- Business notebook: Cape salon picked as one of nation's top 200 (4/17/17)
- Man out on bond for alleged molestation of boys charged with abusing girl (4/18/17)
- Pilot House goes smoke-free (4/23/17)10
- New policy for semissourian.com online commentary: No pseudonyms (4/17/17)59
- Without city record, Marie Street residents on hook for thousands in sewer repairs (4/19/17)7
- Going the distance: Several locals participate in Boston Marathon (4/18/17)2
- Event includes the first public tour of 200-year-old Elmwood Manor (4/23/17)3
- Cape councilman Bob Fox to run for mayor (4/21/17)5
- Deputy: Man kicked, broke uncle's ribs after yard-work dispute (4/19/17)
- Scott County: M Kay Supply in Benton fills unique needs in community (4/14/17)
More than fate of candidates at stake in election
WASHINGTON -- More than the fate of candidates is at stake Tuesday.
In determining which party controls the House and Senate, voters are shaping the coming battles over taxes, Social Security, jobs, drugs and -- well into the future -- the makeup of courts that could rule on a long list of issues from abortion to welfare.
Those struggles will take place against the backdrop of a shaky economy that makes difficult choices at the best of times harder still, intensifying the public's needs and driving up the expense of addressing them.
Local concerns motivated most campaigns. Transcendent issues, when taken up, were raised in almost cartoonish fashion at times -- Democrats slamming the "risky scheme" of their opponents on Social Security; Republicans literally running a cartoon that depicted a tax-grabbing Democratic boogieman.
But Tuesday's choices inevitably will set a course on those issues and more.
To be determined: not only whether one party's plans prevail over the other's, but how much gets done at all in the two years before a presidential election, a time ripe for brinkmanship and distraction.
Some issues are more likely than others to rise or fall based on which party controls the Senate and House. Among them:
The idea held broad appeal when the stock market was high -- let people take some of the money that now goes into the Social Security system and put it into personal retirement accounts instead. Higher returns would ensure a more comfortable retirement for more people, the reasoning goes. Most Democrats oppose any diversion of money from Social Security.
The sinking value of so many retirement funds has set back the initiative, a top plank in President Bush's 2000 platform.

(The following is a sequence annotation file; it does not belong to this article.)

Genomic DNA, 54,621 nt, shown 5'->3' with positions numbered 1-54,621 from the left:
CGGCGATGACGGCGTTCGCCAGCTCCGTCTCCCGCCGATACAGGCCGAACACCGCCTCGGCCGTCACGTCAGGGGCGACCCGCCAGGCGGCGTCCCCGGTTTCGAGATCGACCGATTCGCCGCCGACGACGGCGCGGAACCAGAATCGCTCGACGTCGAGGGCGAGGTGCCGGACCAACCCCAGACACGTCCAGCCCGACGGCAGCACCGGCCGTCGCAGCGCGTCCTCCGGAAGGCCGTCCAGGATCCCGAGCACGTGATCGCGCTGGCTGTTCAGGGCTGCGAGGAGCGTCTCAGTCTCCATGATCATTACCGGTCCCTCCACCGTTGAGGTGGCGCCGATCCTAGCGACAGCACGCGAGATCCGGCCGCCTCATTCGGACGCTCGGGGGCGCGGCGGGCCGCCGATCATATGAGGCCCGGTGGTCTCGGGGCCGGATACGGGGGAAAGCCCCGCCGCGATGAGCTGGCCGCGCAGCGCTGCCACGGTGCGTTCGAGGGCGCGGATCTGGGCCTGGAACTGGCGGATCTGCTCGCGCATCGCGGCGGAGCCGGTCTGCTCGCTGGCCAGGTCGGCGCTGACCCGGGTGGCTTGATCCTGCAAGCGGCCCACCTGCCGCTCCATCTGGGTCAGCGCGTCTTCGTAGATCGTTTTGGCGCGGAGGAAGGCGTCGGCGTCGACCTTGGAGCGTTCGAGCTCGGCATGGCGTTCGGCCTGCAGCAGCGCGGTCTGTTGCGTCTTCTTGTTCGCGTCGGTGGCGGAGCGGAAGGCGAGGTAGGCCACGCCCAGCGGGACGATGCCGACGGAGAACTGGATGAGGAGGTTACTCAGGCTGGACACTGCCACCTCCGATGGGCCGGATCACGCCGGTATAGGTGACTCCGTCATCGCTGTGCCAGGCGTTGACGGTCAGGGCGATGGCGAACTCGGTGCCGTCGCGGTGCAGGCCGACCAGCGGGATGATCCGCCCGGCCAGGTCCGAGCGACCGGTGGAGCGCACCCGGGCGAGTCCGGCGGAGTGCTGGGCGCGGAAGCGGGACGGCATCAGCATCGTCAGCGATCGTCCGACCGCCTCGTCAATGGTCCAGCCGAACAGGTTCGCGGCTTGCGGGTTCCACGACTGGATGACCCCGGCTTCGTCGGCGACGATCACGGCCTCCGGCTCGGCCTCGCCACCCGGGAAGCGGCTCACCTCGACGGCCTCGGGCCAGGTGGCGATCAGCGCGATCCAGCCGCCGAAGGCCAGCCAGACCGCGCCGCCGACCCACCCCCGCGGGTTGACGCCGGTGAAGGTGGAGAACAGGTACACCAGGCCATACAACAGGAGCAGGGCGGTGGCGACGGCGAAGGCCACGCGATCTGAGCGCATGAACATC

Supporters argue that investment safeguards can protect against deep losses in unpredictable times and still provide a better return than most people get from Social Security. Even so, a variety of Republicans are tentative about advancing the idea while the stock market is so erratic. If Bush has a hope of making much progress on the plan in what's left of his term, he can probably do so only if his party controls both houses of Congress.
Last year's $1.3 trillion package of tax cuts was to expire in a decade; the two parties are wrestling with each other over Bush's call to make the reductions permanent. Democratic leaders are pitching other ideas to stimulate the economy, including an extension of unemployment benefits, an increase in the minimum wage and narrower business tax cuts.
Democratic Rep. Richard Gephardt of Missouri, in line to be speaker if the House falls into his party's hands, proposes raising the minimum wage to $6.65 an hour by January 2004 from $5.15 now. Senate Democrats favor a similar raise. Bush might go along with a small raise if he gets something important in return; generally, he favors an increase only if individual states are allowed to opt out of it.
Both parties want prescription drug coverage for the elderly, filling a hole in Medicare, which does not pay for most drugs. At issue is how to do it -- through Medicare itself, or run by a private company -- and how comprehensive the benefits should be. Drug costs are rising, and about one-third of Medicare recipients do not have their own coverage.
The issue, which was featured heavily in the 2000 elections, consumed weeks of debate in Congress but was not resolved.
The fight over Bush's picks for federal courts illustrates how something that is not supposed to matter -- the perceived ideology and policy leanings of judges -- can matter very much.
Seventeen U.S. District Court nominees are waiting for Senate votes, as well as one appeals court candidate. The Senate has confirmed 80 and blocked several since Bush took office.
Presidents don't admit to making judicial nominations based on ideology; Bush says Democrats are standing in the way of a "sound judiciary." Democrats say Bush has put forward nominees too far to the right, ones who would strip back abortion rights, civil rights and more.
The debate is bound to grow if a Supreme Court vacancy opens. The court is closely divided on abortion, and the balance could swing depending on who leaves and who is put forward.